As described in the February Monetary Policy Report, in August, the Committee unanimously adopted its revised Statement on Longer-Run Goals and Monetary Policy Strategy. Our revised statement shares many features with its predecessor. For example, we have not changed our 2 percent longer-run inflation goal. However, we did make some key changes. Regarding our employment goal, we emphasize that maximum employment is a broad and inclusive goal. This change reflects our appreciation for the benefits of a strong labor market, particularly for low- and moderate-income communities. In addition, we state that our policy decisions will be informed by our “assessments of shortfalls of employment from its maximum level” rather than by “deviations from its maximum level.”1 This change means that we will not tighten monetary policy solely in response to a strong labor market. Regarding our price-stability goal, we state that we will seek to achieve inflation that averages 2 percent over time. This means that, following periods when inflation has been running below 2 percent, appropriate monetary policy will likely aim to achieve inflation moderately above 2 percent for some time. With this change, we aim to keep longer-term inflation expectations well anchored at our 2 percent goal. Well-anchored inflation expectations enhance our ability to meet both our employment and inflation goals, particularly in the current low interest rate environment in which our main policy tool is likely to be more frequently constrained by the lower bound.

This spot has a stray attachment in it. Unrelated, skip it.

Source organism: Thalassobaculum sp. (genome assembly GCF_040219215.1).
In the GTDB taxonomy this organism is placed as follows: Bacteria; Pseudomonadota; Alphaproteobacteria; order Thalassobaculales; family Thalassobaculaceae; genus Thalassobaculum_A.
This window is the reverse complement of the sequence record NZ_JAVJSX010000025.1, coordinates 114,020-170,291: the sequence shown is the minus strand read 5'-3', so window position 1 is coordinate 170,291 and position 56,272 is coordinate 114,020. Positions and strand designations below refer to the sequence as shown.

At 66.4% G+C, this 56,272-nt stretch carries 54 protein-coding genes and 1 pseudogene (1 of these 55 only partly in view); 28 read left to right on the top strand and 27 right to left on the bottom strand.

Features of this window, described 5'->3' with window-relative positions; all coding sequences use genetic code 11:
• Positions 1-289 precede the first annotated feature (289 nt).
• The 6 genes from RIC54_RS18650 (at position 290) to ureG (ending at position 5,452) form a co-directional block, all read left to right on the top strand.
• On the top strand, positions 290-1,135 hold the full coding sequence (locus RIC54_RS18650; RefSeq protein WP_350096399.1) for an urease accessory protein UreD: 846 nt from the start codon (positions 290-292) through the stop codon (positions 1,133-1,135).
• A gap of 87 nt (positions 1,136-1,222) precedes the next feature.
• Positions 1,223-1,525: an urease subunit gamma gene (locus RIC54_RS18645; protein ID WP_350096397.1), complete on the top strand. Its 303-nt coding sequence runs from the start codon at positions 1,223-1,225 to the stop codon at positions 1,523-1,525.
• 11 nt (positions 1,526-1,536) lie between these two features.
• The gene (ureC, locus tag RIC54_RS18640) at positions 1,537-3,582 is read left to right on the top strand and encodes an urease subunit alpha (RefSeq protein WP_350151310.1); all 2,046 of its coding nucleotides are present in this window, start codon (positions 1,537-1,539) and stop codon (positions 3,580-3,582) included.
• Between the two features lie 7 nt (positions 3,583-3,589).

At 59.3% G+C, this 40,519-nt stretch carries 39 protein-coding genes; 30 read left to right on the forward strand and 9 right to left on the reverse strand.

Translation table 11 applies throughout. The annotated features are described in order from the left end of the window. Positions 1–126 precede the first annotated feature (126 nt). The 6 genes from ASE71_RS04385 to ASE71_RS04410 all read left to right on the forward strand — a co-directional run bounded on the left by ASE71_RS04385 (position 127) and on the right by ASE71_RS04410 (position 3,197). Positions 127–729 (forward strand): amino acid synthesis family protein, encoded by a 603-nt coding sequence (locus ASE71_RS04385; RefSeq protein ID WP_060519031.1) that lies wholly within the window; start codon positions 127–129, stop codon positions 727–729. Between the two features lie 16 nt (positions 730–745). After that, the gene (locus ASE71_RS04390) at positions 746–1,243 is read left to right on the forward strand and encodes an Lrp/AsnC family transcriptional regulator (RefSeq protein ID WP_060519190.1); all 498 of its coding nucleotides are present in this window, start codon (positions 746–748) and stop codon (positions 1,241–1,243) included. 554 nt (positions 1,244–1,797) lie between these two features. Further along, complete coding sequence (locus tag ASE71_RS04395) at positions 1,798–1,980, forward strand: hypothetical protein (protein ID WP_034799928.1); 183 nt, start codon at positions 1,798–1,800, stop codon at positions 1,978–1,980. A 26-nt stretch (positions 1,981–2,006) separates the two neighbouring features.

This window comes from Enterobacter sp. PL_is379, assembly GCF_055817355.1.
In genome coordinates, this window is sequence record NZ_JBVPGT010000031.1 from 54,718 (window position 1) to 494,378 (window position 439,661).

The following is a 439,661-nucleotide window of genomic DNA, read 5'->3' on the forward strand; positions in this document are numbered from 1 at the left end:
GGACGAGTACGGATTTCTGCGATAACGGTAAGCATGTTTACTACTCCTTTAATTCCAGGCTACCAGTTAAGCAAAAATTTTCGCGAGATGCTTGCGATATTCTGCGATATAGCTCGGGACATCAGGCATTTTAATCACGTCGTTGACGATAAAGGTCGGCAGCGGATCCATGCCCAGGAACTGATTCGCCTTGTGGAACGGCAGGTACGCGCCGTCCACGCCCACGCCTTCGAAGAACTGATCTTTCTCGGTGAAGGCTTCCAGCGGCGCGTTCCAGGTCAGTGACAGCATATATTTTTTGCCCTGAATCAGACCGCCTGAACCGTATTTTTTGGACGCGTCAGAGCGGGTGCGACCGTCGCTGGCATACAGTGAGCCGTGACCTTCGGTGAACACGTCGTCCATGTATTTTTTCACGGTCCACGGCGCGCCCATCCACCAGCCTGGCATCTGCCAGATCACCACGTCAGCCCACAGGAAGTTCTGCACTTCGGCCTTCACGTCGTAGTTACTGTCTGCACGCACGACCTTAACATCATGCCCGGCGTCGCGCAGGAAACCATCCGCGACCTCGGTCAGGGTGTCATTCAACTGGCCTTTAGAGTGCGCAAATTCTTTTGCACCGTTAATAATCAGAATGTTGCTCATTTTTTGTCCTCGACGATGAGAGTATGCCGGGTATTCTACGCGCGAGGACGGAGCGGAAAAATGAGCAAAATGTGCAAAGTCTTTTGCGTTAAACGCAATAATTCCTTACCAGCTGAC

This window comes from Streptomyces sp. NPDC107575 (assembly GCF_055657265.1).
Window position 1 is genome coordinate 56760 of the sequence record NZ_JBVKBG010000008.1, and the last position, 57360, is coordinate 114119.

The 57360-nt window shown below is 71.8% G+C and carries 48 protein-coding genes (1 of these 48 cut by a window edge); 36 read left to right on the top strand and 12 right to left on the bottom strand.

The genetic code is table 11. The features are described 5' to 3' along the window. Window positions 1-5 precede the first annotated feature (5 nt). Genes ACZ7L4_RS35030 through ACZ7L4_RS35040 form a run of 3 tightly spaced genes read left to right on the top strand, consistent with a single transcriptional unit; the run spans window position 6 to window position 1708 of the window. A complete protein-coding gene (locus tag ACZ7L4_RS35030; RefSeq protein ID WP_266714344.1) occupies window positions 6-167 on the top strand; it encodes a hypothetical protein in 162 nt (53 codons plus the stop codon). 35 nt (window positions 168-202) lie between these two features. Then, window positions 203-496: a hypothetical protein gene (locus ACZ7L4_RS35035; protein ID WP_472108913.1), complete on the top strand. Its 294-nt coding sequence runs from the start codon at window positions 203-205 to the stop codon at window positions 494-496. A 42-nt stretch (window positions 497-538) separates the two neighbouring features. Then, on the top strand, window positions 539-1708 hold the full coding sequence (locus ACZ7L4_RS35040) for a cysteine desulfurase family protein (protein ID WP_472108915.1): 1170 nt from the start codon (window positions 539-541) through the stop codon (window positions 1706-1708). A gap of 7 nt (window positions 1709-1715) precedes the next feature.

We have implemented our new framework by forcefully deploying our policy tools. As noted in our January policy statement, we expect that it will be appropriate to maintain the current accommodative target range of the federal funds rate until labor market conditions have reached levels consistent with the Committee’s assessments of maximum employment and inflation has risen to 2 percent and is on track to moderately exceed 2 percent for some time. In addition, we will continue to increase our holdings of Treasury securities and agency mortgage-backed securities at least at their current pace until substantial further progress has been made toward our goals. These purchases, and the associated increase in the Federal Reserve’s balance sheet, have materially eased financial conditions and are providing substantial support to the economy. The economy is a long way from our employment and inflation goals, and it is likely to take some time for substantial further progress to be achieved. We will continue to clearly communicate our assessment of progress toward our goals well in advance of any change in the pace of purchases.

Since the onset of the pandemic, the Federal Reserve has been taking actions to support more directly the flow of credit in the economy, deploying our emergency lending powers to an unprecedented extent, enabled in large part by financial backing and support from Congress and the Treasury. Although the CARES Act (Coronavirus Aid, Relief, and Economic Security Act) facilities are no longer open to new activity, our other facilities remain in place.

We understand that our actions affect households, businesses, and communities across the country. Everything we do is in service to our public mission. We are committed to using our full range of tools to support the economy and to help ensure that the recovery from this difficult period will be as robust as possible.